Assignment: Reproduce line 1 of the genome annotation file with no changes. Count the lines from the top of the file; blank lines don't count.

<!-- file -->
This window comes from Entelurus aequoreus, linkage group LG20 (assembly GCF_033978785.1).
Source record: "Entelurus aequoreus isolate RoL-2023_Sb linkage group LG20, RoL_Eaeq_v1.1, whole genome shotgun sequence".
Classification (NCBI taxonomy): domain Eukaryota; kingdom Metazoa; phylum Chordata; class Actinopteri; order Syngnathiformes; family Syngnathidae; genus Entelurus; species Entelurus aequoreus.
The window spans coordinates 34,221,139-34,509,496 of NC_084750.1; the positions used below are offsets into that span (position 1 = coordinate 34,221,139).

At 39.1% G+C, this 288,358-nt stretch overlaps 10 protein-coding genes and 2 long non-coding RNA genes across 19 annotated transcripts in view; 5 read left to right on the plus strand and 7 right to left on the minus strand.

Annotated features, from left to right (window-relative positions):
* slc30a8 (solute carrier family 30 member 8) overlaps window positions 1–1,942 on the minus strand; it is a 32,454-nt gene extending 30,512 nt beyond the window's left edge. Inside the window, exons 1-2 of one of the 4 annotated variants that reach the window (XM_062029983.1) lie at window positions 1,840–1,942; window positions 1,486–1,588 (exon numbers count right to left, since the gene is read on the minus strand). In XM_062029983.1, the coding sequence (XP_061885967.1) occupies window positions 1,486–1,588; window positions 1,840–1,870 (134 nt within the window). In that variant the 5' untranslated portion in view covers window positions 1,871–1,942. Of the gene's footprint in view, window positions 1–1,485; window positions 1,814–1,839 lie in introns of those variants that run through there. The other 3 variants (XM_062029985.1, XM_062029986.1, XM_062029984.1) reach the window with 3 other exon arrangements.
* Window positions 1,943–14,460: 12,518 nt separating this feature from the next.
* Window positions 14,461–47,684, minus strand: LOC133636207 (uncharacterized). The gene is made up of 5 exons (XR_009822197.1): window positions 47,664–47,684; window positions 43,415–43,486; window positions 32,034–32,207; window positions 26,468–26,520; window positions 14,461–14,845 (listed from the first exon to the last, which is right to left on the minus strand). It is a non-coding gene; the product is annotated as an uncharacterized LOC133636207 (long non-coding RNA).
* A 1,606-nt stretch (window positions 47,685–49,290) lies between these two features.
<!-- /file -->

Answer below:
This window comes from Entelurus aequoreus, linkage group LG20 (assembly GCF_033978785.1).